Firms warned vs increasing incidence of Internet fraud

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Wednesday, August 27, 2014

CASES of Internet fraud are on the rise worldwide, as IT-savvy individuals and groups make increasing use of the vast information accessible on the Web to siphon off large amounts of money from companies.

The warning came from Susan Kendall, a partner at Hong Kong law firm Baker & McKenzie who flew in to Manila recently to speak at a seminar on e-commerce.

Kendall said that as companies rely more and more on information technology to facilitate communication and transactions, they also become increasingly vulnerable to online criminal syndicates.


These groups commonly use phishing to fish for sensitive information and employ malware or ransomware to install spy cameras on computers to access crucial data, she said.

And once a company has been defrauded, there are many problems with taking civil and criminal recourse to recover stolen money.

For one, "it is difficult to pursue the fraudster," said Kendall, since the person's given identity is fake to begin with, there was no face-to-face meeting to pinpoint the culprit, and the perpetrator is likely located in a different country or even continent.

It is also oftentimes costly and time-consuming, requiring pressing charges in court, consulting lawyers, and coordinating with global law enforcement agencies.

Kendall suggests that companies focus more on prevention, and take steps to protect important data.

For one, check the sender's email address carefully. "Beware of emails coming from personal or non-business accounts," said Kendall.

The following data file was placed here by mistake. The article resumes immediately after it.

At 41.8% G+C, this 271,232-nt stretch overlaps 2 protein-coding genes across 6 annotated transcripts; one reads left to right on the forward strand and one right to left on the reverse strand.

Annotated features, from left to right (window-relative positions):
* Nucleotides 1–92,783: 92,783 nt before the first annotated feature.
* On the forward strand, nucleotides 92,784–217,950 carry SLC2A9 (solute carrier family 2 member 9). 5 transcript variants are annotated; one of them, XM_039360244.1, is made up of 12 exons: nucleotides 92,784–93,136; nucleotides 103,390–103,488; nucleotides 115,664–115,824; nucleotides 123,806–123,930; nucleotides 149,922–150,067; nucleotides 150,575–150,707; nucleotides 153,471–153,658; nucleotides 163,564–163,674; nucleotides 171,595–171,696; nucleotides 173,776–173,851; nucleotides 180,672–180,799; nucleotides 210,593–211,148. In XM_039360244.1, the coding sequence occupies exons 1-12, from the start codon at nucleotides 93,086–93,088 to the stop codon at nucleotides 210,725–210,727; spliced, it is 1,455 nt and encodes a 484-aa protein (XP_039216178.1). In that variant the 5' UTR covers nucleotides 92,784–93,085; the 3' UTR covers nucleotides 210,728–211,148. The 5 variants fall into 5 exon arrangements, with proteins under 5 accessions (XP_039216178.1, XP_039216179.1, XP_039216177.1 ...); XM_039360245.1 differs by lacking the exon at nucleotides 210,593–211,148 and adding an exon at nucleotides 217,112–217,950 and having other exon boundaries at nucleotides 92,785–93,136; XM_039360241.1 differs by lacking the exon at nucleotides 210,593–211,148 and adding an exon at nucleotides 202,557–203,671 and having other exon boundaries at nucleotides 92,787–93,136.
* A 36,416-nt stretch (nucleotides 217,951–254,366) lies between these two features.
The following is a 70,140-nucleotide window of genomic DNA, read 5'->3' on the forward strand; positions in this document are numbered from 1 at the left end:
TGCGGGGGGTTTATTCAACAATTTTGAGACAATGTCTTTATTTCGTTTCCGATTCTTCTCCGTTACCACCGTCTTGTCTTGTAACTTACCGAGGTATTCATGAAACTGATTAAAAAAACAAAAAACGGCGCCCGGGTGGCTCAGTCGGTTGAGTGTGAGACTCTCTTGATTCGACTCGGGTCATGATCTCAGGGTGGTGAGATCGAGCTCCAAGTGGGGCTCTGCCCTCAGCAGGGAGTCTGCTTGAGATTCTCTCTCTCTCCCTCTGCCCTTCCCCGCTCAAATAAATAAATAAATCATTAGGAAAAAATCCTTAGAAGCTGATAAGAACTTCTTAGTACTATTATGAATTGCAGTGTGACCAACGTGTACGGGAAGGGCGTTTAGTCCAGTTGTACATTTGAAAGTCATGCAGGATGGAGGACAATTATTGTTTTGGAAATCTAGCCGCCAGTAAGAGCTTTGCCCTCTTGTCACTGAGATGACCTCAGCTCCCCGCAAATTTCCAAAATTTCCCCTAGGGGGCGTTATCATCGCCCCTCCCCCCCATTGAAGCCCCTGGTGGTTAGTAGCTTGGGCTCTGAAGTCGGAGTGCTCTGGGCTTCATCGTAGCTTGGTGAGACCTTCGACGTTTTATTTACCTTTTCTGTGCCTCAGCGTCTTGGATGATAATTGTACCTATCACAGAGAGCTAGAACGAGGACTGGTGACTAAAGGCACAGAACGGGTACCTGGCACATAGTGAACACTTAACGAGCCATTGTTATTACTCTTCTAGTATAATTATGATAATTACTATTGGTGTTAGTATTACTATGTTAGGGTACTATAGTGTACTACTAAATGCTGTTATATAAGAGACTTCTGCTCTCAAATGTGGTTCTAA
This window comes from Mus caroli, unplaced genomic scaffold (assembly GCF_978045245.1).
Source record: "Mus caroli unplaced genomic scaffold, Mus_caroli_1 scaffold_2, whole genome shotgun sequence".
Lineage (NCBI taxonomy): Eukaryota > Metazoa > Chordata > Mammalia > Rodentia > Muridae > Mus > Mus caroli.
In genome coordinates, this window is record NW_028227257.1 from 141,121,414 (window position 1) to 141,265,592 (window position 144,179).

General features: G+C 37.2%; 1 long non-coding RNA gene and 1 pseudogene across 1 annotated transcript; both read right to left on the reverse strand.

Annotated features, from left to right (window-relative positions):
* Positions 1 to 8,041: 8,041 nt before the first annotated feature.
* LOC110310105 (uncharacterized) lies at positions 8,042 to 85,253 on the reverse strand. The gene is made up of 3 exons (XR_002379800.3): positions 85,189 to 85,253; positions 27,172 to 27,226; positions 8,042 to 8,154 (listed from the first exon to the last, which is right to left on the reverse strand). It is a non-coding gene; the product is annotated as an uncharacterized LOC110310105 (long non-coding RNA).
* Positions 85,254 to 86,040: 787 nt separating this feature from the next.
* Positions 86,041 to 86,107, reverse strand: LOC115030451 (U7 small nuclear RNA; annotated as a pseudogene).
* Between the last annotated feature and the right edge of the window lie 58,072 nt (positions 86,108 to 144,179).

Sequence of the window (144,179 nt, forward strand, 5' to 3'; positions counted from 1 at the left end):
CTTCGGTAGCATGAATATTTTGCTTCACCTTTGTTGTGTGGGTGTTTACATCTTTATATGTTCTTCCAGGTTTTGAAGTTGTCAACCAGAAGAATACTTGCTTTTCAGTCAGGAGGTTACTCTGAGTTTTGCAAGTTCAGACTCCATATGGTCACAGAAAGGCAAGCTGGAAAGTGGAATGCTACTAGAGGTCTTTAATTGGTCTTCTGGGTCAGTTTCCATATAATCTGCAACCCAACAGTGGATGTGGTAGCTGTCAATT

There are also emails that imitate closely a company executive's email address, so that the recipient is lulled into thinking that the email came from a superior, and thus is duped into sending the account number or password being requested.

"Be suspicious of unusual [money] transfer requests," she added, especially email messages that demand urgent action or indicate that the instruction is strictly confidential and known only to top management.

A protective measure against such requests is to implement a policy requiring a waiting period for the release of sensitive data, she said.

Kendall also advises protecting the identity of staff members who have fund-transfer functions by not including their titles or responsibilities in the online corporate page.

"Be alert to unusual requests to confirm contact or personal details from external parties," she added.

Practicing basic cyber security protocols will also help. These include updating security software, avoiding clicking on suspicious email attachments, and steering clear of potentially malicious websites.

Published in the Sun.Star Davao newspaper on August 27, 2014.


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